All about the disability tax credit

By David Truong | October 5, 2017 | Last updated on September 21, 2023
4 min read

The disability tax credit (DTC) reduces the tax payable in a year for those who are eligible, and it’s the cornerstone of several tax measures set out by the Income Tax Act. Those include the registered disability savings plan (RDSP) and qualified disability trusts (QDTs), as well as the ability to roll an RRSP to a dependent child with a disability.

Overall, eligibility for the DTC opens up many types of plans for people with disabilities, but it also makes financial planning more complex.

Before making any recommendations to disabled people, you must always check whether or not the person you’re helping is eligible for the DTC. Apply using Form T2201 – Disability Tax Credit Certificate.

Eligibility for the DTC

An applicant must meet several criteria. First, he or she must have one or several severe and prolonged disabilities that impair mental or physical functions and are expected to last for at least 12 months.

The effects of the disability must also markedly restrict a basic activity of daily living for the person. Basic activities of daily living are:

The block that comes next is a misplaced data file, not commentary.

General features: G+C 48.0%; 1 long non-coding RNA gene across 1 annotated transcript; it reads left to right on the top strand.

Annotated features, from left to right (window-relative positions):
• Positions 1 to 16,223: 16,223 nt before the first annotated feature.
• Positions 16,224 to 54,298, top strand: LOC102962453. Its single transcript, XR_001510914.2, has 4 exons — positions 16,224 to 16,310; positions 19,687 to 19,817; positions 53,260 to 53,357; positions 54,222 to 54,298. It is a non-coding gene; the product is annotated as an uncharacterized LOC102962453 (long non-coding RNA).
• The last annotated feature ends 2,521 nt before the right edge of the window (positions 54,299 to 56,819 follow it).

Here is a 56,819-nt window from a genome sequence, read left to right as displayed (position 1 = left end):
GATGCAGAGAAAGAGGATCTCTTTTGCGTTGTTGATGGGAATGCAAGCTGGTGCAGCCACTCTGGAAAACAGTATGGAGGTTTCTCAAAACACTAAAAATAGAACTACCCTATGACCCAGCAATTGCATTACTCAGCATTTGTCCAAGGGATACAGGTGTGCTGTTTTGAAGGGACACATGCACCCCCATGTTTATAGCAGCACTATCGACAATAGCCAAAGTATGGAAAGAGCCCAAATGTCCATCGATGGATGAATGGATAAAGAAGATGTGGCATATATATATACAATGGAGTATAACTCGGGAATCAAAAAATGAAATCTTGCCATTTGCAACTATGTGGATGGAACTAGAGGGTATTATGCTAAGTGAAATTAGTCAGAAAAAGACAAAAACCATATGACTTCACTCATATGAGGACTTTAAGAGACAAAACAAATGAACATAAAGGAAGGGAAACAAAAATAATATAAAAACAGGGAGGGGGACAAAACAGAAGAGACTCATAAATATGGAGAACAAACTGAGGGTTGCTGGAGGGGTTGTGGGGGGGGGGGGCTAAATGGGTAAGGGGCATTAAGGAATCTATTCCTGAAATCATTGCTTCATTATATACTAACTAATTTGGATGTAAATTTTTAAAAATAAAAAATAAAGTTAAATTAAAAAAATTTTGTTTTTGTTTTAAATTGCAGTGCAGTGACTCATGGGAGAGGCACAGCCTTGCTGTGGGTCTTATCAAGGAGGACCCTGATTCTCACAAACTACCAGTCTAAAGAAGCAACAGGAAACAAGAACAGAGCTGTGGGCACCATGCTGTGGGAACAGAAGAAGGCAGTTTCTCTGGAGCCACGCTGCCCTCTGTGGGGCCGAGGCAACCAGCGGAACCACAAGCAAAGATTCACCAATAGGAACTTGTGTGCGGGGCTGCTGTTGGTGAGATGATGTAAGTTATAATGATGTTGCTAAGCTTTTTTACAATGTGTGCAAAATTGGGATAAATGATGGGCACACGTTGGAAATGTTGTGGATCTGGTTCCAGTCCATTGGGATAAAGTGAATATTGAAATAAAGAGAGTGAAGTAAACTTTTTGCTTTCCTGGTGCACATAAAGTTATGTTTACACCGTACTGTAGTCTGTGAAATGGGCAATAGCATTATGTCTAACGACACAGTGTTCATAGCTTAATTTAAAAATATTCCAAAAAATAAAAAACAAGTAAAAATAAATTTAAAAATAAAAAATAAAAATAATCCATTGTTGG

• speaking;
  • feeding and dressing;
  • performing the mental functions necessary for everyday life (i.e. using memory, problem solving, goal-setting, judgement, and adaptive functioning);
  • hearing; and
  • eliminating (having bowel and bladder functions).

“Markedly restrict” means when a person takes an inordinate amount of time to perform a basic activity of daily living, even though they benefit from therapy and the use of appropriate devices and medication. A person could also be markedly restricted if they’re almost or totally blind.

If the person has more than one disability, the cumulative effect of the disabilities is considered when determining whether or not the person takes longer to do the basic activities of daily living at least 90% of the time.

For example, a person with multiple sclerosis suffers continually from fatigue, depression and balance problems, for instance. Each of these limitations does not markedly restrict the execution of a basic activity of daily living, but, taken together, they may have the same cumulative effect as the inability to do at least one of the basic daily activities. If that’s the case, such a person would be eligible for the DTC.

Also consider that if a person who benefits from therapeutic care does not qualify for the credit based on the fact that she does not take an inordinate amount to do a basic activity, she might still be considered markedly restricted if the therapy is needed to support a vital function. In addition, the therapy must be administered at least three times a week for a total average of least 14 hours a week. This therapy reasonably would not have beneficial effects on people who do not have this disability. Examples of life-sustaining therapy include chest physiotherapy to facilitate breathing and kidney dialysis to filter blood insulin therapy to treat Type 1 diabetes in a child who cannot independently adjust the insulin dosage.